Good afternoon, readers.
All aboard the fish train! On Wednesday, shares of biotech Amarin shot up more than 11% after the company got another piece of good news in what’s been (so far) a fortuitous 2019 – a Food and Drug Administration (FDA) priority review for its prescription strength fish oil pill Vascepa.
Amarin’s stock is now up a relatively modest 6% on the year after a bit of a tug-of-war between bulls who love the company’s clinical trial results and the bears who are betting FDA reviewers will give that data a more critical eye. But it’s still up an eye-popping 440% over the past 12 months.
What’s so special about this particular fish oil pill (especially given that Omega-3 fish oils have been somewhat controversial as supplements in recent years)? For one, it’s different from the over-the-counter fish oil pill varieties; for another, the clinical results Vascepa has touted include a 25% reduction in the risk of devastating cardiovascular events like heart attack and stroke in certain high-cholesterol patients who are taking statins (but still have elevated triglycerides).
All eyes will now be on an FDA advisory panel’s review of Vascepa to be held later this year. With the priority review, the agency is expected to make a decision by the end of September.
Read on for the day’s news.
BioMarin sinks on lackluster hemophilia gene therapy data. Gene therapies have had a series of notable successes in recent years (including Novartis’ regulatory victory for Zolgensma). But things don’t always quite work out as planned in what’s still a relatively nascent space. Rare disease drug specialist BioMarin spooked investors after announcing lackluster data for its gene therapy to treat the blood disorder hemophilia A, largely over concerns that while the drug presents a benefit, that benefit may not be durable over a long term (and thus wouldn’t present a cure). Given the massive prices associated with such therapies, the promise of a one-off cure is what the market is hungry to see. (Barron’s)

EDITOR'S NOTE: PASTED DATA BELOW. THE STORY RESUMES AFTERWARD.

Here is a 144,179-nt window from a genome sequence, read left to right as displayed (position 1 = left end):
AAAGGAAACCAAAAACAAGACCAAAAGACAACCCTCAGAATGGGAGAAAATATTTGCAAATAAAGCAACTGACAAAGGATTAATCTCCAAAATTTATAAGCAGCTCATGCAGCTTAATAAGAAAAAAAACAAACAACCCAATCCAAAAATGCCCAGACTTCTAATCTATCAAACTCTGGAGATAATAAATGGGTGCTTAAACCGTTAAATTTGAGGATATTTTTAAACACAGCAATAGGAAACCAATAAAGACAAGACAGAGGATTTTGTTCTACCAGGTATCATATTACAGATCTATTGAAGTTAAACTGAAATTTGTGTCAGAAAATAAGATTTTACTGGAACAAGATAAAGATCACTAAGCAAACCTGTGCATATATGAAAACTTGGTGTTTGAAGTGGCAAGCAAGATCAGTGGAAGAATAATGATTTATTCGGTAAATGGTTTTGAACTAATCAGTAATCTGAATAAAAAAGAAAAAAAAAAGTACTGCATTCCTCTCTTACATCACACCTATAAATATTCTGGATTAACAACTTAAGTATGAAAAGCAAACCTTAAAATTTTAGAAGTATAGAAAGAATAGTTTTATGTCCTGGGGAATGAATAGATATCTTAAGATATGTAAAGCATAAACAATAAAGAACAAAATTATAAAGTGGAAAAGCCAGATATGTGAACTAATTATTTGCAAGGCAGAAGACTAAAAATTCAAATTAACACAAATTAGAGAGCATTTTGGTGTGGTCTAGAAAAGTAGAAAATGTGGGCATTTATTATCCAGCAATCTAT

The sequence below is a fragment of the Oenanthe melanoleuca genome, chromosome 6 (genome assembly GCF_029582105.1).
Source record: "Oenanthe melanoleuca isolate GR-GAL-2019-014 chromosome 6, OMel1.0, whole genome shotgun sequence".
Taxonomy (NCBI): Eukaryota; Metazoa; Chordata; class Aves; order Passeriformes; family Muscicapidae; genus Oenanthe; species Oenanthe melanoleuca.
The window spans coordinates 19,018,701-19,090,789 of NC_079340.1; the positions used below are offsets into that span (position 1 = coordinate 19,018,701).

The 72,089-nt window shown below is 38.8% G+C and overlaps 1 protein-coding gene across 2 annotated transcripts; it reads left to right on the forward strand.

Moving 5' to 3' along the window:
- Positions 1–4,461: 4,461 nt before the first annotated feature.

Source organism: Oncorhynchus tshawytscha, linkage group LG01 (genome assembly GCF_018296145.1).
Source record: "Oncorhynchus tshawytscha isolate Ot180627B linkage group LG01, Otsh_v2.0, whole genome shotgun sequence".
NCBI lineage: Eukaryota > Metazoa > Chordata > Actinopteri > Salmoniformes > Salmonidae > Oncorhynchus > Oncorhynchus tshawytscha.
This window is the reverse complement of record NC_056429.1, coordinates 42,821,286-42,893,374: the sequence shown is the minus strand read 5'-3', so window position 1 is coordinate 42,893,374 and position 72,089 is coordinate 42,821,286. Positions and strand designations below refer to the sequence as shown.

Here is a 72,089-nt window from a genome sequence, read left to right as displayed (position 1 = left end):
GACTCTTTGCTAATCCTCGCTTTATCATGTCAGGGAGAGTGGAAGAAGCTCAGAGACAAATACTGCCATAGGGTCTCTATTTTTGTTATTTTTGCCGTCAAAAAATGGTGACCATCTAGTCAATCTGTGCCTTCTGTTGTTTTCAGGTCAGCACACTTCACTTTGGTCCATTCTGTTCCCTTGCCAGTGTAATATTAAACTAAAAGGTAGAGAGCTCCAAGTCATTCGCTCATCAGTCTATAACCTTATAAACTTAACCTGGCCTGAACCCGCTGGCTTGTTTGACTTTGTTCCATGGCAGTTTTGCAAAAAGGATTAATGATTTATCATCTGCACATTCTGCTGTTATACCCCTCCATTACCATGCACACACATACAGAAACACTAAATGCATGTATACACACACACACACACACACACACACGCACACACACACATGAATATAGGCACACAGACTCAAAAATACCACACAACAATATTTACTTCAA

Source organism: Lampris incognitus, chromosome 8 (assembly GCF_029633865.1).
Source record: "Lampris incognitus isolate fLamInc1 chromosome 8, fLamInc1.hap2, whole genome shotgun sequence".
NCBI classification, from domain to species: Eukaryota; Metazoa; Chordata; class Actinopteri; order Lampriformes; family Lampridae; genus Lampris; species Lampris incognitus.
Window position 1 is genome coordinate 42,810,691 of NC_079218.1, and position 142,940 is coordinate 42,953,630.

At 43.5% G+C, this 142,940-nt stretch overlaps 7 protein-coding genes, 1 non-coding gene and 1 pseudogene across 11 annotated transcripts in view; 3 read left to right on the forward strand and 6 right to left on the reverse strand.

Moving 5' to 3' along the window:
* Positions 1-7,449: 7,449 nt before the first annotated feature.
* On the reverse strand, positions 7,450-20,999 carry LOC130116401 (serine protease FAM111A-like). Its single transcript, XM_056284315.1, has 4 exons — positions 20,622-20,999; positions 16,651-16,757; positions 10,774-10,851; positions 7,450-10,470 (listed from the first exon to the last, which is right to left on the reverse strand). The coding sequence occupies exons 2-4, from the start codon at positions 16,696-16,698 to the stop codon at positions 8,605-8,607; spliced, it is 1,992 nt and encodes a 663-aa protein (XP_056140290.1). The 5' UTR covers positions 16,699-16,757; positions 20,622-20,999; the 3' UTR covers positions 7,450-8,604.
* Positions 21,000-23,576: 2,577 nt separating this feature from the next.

An opioid overdose victim’s dad’s emotional testimony against Johnson & Johnson. Sometimes, things really do speak for themselves. “We had no idea about the prevalence of these drugs and the dangers of these drugs,” said one Oklahoma college student’s father during the state’s ongoing trial against Johnson & Johnson for alleged deceptive marketing of the painkillers. Craig Box’s son died of an opioid overdose in 2011 after being found unconscious at a friend’s house. (Reuters)
THE BIG PICTURE
It’s official – workplace burnout is a major health problem. Workplace burnout has now been dubbed a public health problem by none other than the World Health Organization (WHO). Technically, the WHO isn’t considering the issue a “medical condition;” it is, however, enough of a workplace phenomenon that it’s now included in the organization’s official handbooks. Burnout, according to the WHO, results from “chronic workplace stress that has not been successfully managed.” (CBS News)
The Splinternet Is Growing, by Jeff John Roberts
|Produced by Sy Mukherjee|